Neighborhood activists successfully worked to restore maintenance at Edie Macdonald and Joseph Perry parks this summer. They encouraged enough property owners near those parks to vote in favor of paying higher park maintenance fees.
Resident Chris Gammon and other residents are now running a similar campaign to restore Jones Family and Tom Karamanos parks in north Elk Grove. Local parks provider, the Cosumnes Community Services District (CSD), plans to release a survey on Nov. 1 for neighbors of those parks. They want to see if property owners are willing to vote in a local ballot to increase their park maintenance fees.
Gammon said that he and his fellow activists released their own survey to learn of their neighbors’ views.
“We have already gone door-to-door and delivered 1,368 flyers with our own survey,” he said.
Under California’s Proposition 218, the CSD board can only increase a park’s annual maintenance fees if the majority of neighboring property owners approves an increase in a ballot vote.
The CSD earlier cut back on maintenance at several Elk Grove parks during the summer of 2018. District officials said that funds from the neighbors’ previous maintenance fees were too low to keep up with rising landscaping costs. Dead grass, tall weeds, and broken playground equipment soon followed.
Neighbors of Macdonald and Perry parks then spent a year building enough support in their neighborhoods to vote in a local ballot to boost their park maintenance fees.
During their campaign to restore Jones and Karamanos parks, Gammon and his group shared flyers that featured photographs of the recently restored lawn at Perry Park.
“Perry was in the same shape as Jones and Karamanos parks before they passed their new assessment,” the flyer stated. “Look at the results!”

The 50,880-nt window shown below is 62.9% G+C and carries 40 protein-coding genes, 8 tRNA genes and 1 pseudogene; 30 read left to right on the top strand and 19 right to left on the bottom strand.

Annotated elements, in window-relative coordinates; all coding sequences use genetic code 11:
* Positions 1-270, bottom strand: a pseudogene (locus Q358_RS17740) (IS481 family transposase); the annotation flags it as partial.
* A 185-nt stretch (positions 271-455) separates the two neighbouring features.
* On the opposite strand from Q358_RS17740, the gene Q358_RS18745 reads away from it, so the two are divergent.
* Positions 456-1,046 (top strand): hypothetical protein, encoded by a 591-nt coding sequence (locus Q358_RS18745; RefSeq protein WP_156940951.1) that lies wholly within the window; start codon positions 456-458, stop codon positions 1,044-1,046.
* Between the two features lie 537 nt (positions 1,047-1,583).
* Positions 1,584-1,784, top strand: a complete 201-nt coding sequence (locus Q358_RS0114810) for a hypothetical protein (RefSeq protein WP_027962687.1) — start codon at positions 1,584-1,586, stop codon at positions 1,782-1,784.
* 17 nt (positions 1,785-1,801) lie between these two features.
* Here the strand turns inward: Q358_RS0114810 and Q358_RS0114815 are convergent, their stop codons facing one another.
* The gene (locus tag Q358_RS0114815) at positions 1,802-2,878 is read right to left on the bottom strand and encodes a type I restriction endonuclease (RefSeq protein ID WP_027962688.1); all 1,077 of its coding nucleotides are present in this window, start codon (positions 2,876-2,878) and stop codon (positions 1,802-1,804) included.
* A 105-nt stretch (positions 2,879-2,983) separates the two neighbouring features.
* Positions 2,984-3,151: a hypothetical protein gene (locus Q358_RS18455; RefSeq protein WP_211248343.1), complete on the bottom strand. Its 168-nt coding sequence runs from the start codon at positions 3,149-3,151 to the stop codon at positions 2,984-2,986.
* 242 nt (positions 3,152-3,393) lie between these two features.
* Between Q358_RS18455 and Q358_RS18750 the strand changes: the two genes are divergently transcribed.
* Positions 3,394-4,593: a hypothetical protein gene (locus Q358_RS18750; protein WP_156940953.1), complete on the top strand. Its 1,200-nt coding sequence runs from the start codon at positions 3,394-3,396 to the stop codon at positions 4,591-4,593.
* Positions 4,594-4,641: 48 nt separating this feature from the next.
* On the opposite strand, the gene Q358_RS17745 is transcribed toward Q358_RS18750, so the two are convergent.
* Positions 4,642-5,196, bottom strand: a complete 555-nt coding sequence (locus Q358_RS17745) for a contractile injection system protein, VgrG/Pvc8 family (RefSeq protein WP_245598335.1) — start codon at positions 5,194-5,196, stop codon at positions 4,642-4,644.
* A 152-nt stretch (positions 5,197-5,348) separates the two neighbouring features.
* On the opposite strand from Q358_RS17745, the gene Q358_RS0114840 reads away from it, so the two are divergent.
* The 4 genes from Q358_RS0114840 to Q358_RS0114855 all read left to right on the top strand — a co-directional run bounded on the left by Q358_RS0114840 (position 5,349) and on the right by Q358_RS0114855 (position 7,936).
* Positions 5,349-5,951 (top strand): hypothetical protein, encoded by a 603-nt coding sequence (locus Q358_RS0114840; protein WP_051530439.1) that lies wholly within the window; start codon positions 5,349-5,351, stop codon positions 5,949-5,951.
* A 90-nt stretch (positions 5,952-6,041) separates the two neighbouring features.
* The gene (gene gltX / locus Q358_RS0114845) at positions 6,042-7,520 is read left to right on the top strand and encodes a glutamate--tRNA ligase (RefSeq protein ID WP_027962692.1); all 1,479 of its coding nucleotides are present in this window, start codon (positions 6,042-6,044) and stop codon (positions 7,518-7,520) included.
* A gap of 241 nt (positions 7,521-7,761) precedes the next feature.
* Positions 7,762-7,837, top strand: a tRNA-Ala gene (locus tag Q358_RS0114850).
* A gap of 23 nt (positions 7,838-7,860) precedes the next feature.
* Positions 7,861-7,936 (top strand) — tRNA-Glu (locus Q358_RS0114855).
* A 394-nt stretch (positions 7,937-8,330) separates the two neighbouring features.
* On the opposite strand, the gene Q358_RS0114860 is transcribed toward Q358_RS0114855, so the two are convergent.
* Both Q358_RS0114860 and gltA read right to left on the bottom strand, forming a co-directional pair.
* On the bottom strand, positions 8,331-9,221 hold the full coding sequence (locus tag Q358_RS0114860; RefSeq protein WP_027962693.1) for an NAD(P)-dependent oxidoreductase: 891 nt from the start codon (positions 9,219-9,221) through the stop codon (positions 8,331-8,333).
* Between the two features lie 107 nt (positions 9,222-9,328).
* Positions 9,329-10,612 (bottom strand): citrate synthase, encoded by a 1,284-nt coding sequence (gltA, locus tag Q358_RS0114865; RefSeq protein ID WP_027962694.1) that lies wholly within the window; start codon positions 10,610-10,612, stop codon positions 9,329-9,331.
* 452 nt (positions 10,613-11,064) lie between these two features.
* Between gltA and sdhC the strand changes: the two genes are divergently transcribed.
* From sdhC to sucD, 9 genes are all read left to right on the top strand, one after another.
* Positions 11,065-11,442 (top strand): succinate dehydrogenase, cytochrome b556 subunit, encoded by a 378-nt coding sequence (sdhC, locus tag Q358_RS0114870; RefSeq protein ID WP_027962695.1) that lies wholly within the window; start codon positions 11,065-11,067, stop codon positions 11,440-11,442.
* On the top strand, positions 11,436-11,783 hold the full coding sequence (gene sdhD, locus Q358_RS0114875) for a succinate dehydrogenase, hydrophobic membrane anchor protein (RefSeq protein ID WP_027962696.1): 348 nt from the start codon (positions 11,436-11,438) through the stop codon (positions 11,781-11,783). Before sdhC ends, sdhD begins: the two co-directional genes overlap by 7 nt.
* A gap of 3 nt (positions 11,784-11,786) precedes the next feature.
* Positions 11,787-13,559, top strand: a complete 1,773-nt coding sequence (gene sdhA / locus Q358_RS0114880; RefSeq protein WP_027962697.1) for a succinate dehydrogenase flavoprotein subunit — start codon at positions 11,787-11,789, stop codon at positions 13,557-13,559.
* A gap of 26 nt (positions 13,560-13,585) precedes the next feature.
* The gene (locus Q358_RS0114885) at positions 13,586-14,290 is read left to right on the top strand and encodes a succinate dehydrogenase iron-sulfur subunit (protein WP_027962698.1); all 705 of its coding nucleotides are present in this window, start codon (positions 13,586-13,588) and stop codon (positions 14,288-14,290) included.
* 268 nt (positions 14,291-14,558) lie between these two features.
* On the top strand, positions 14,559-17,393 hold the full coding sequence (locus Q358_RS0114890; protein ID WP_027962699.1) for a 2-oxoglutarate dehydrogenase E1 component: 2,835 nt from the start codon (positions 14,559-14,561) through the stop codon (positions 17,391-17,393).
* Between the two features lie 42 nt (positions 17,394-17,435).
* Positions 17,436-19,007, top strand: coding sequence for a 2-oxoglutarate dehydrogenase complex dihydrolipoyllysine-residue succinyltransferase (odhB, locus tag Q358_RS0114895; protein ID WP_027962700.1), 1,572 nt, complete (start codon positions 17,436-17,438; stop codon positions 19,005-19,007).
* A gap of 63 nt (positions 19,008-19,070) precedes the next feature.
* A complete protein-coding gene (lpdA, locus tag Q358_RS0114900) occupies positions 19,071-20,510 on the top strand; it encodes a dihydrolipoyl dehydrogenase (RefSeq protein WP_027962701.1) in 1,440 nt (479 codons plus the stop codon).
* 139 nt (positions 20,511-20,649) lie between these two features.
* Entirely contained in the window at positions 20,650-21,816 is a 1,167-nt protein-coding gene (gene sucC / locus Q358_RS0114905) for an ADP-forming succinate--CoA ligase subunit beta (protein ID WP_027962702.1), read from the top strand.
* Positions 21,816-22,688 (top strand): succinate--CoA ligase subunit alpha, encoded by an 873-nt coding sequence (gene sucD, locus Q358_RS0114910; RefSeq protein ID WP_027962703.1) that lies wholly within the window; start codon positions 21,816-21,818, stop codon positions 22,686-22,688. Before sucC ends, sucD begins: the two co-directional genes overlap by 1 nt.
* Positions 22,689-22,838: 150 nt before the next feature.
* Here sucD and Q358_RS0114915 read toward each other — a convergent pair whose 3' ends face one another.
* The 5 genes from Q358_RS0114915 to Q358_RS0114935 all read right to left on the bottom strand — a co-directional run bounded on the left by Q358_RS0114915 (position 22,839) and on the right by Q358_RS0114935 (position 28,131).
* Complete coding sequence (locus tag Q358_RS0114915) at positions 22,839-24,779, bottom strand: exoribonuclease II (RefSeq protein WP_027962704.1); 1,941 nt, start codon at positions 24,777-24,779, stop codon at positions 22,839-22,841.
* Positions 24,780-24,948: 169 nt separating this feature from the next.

Gammon told the Citizen that he encountered several challenges in his campaign. He said that only 3% of property owners near Jones and Karamanos parks responded to his group’s survey. Of those responses, the majority were positive, he said.
Gammon also noted that the survey faced a language barrier from many residents.
“We found while walking door-to-door that many people didn’t speak English and our materials are only in English,” he said.
Gammon noted that the toughest challenge is to persuade skeptical neighbors to approve higher maintenance fees.
“(It’s) a suspicion that the current (maintenance) funds are not being used wisely, and skepticism that the assessment needs to be roughly doubled in order to support the parks,” he said.
Ten years ago, the majority of residents near Jones and Karamanos parks voted in a local ballot and rejected higher maintenance fees. Gammon mentioned that he was one of the property owners who voted no in 2009.
“However, I’m convinced that the need for a higher assessment is legitimate,” he said. “Despite my own skepticism and misgivings about how spending is done, I’m now a YES vote.”
For more information on the Save Jones & Karamanos Parks campaign, visit their Facebook page under “Save Jones/Karamanos Parks.”